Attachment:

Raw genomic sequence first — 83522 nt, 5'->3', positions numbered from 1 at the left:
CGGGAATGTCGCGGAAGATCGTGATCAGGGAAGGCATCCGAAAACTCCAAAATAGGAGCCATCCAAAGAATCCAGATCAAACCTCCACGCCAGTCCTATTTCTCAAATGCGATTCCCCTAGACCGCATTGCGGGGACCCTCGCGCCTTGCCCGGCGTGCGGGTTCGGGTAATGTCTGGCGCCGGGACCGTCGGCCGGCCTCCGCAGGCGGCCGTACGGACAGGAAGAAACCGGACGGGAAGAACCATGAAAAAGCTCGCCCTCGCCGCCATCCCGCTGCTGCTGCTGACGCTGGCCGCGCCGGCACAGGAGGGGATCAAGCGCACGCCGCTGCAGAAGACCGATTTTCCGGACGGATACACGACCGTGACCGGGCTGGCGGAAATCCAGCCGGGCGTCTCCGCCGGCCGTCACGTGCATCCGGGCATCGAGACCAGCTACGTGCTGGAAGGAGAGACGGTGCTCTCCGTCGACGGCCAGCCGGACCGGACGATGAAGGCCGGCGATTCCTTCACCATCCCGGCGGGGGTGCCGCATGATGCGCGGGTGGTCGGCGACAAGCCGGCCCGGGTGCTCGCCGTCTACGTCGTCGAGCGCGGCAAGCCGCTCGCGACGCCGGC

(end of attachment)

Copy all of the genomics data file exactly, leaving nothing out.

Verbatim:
Raw genomic sequence first — 83522 nt, 5'->3', positions numbered from 1 at the left:
CGGGAATGTCGCGGAAGATCGTGATCAGGGAAGGCATCCGAAAACTCCAAAATAGGAGCCATCCAAAGAATCCAGATCAAACCTCCACGCCAGTCCTATTTCTCAAATGCGATTCCCCTAGACCGCATTGCGGGGACCCTCGCGCCTTGCCCGGCGTGCGGGTTCGGGTAATGTCTGGCGCCGGGACCGTCGGCCGGCCTCCGCAGGCGGCCGTACGGACAGGAAGAAACCGGACGGGAAGAACCATGAAAAAGCTCGCCCTCGCCGCCATCCCGCTGCTGCTGCTGACGCTGGCCGCGCCGGCACAGGAGGGGATCAAGCGCACGCCGCTGCAGAAGACCGATTTTCCGGACGGATACACGACCGTGACCGGGCTGGCGGAAATCCAGCCGGGCGTCTCCGCCGGCCGTCACGTGCATCCGGGCATCGAGACCAGCTACGTGCTGGAAGGAGAGACGGTGCTCTCCGTCGACGGCCAGCCGGACCGGACGATGAAGGCCGGCGATTCCTTCACCATCCCGGCGGGGGTGCCGCATGATGCGCGGGTGGTCGGCGACAAGCCGGCCCGGGTGCTCGCCGTCTACGTCGTCGAGCGCGGCAAGCCGCTCGCGACGCCGGC